Carefully Navigating, and Managing, the End of the Employee Relationship

Companies often spend lots of time and money on the beginning of the employment relationship — onboarding — and this investment makes sense.

You want to recruit the best talent, and make sure they have the tools and training needed to become successful.

In a perfect world, all of these new hires would work out great, and you would not need to worry about the other end of the spectrum — the end of the employment relationship.

The critical importance of ending things right

Unfortunately, not all employees will stay. People move. Recruiters go after top talent. Sometimes it’s just not a good fit for one reason or another.

While the beginning of the employment relationship is certainly very important, the end of the relationship — offboarding — is critical. If it’s not handled well, it could hurt your company even more than a bad hire.

Social media can be your friend or your enemy. An ex-employee could inflict a lot of pain if they aren’t treated well on the way out. Your business could also be hurt by the cost of unemployment claims, or worse, a dreaded lawsuit.

Any of these could cost you valuable time and money, and they could even put you out of business in some cases.

Here are a few tips to avoid these potential issues and make the end of the employment relationship better for everyone involved:

1. Say thanks and be polite

There is no reason to make things harder on your departing employee — or yourself.

If they are leaving for another opportunity, wish them well, and thank them for their service. If they are being terminated, focus on the good things they did (not the negative).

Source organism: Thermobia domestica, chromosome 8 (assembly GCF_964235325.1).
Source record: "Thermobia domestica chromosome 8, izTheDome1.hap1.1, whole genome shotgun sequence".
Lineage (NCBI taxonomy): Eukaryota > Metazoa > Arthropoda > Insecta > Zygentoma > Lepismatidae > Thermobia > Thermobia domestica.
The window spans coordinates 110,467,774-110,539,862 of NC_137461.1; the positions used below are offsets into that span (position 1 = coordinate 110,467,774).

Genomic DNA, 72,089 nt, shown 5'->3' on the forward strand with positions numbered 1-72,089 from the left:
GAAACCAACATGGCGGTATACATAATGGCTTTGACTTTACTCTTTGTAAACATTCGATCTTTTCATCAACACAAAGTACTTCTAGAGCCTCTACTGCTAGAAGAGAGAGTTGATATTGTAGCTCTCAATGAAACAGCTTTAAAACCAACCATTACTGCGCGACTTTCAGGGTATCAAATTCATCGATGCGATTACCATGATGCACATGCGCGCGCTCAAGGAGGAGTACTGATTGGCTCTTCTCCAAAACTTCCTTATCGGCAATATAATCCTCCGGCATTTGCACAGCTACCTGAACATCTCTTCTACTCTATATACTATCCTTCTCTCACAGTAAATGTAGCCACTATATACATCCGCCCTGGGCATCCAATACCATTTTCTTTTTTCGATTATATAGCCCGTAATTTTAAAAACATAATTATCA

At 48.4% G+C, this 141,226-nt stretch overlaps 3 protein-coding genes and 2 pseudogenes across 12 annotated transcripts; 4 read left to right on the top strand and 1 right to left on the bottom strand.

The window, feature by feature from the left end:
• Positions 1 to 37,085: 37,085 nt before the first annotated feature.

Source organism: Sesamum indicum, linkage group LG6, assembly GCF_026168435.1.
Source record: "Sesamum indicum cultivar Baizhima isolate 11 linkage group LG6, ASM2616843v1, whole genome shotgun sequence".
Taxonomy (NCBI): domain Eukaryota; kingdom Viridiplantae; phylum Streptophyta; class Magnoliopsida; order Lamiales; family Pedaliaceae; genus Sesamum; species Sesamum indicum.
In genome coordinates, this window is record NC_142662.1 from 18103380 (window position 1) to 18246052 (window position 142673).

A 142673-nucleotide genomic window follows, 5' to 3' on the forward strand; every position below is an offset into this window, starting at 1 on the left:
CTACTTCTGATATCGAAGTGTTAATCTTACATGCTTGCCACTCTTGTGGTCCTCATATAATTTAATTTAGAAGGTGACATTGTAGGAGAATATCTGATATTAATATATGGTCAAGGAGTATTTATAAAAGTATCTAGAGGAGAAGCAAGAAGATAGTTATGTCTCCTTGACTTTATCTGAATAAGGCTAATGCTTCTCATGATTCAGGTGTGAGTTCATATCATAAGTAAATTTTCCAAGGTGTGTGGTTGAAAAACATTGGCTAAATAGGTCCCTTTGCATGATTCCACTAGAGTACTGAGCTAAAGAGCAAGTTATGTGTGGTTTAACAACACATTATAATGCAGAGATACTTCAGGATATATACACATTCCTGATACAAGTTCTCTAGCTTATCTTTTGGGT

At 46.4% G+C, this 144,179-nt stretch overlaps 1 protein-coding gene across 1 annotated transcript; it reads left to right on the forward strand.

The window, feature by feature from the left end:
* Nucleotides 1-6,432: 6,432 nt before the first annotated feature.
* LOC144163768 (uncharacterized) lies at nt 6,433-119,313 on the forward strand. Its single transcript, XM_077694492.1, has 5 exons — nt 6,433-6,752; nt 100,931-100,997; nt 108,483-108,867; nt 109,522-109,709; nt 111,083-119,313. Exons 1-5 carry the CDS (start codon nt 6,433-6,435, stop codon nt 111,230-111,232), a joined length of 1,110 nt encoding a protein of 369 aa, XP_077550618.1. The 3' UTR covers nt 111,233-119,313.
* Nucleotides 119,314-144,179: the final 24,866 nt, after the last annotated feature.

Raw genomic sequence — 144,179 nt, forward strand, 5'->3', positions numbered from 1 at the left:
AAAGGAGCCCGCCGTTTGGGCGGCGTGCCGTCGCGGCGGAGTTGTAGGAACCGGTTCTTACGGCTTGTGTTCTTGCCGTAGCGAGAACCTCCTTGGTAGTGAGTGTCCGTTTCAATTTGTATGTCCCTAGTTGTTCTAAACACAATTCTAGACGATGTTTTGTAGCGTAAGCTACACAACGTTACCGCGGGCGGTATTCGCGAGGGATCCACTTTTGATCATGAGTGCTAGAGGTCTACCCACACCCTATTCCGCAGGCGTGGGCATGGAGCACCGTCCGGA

Why? Because if the departing employee is unhappy with how they were treated on the way out, they are far more likely to post negative reviews on social media or, worse, file a lawsuit.

2. Be clear and communicate

If you get to the point where an employee is being terminated, it should not be a surprise to them. Their performance should have been reviewed with them, and they should have been given an opportunity to improve.

If this opportunity was not given, perhaps you should delay termination and give them another chance.

Also, make sure you clearly communicate their available unemployment and COBRA benefits.

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3. Document it in writing

This may seem obvious, but make sure you have everything leading up to the termination in writing. If appropriate, have the departing employee sign documentation about the reason for the termination, or provide a resignation letter.

This documentation could prove critical if you need to fight an unemployment claim or a lawsuit.

4. Helping them land on their feet

Nothing will improve the situation for your departing employee and your own business more than helping a departing employee land on his or her feet. Here’s how you can help:

  • Put the employee in contact with recruiters.
  • Help the employee with their resume.
  • Assist them in finding some jobs to apply for.

The quicker the employee gets back to work, the less the impact on your unemployment rate will be, and the better chance you will create goodwill. This goodwill could turn into positive reviews on social media, or better yet, the employee might be in a position to help your business in the future.

5. Leave the door open for them to “boomerang”

People change, and business needs change. Your departing employee could be the right fit for a different role in your business down the road.

A returning employee — a “boomerang” hir — can bring valuable perspective and training for another organization and usually doesn’t need as much time to get ramped up. If employees don’t come back themselves, they might know someone who can fill a critical role for you business.

The end of the employment relationship typically isn’t as positive as the beginning, but there are simple steps you can take to make it easier for everyone involved.

What ideas do you have about the end of the employment relationship? We would love to hear from you!

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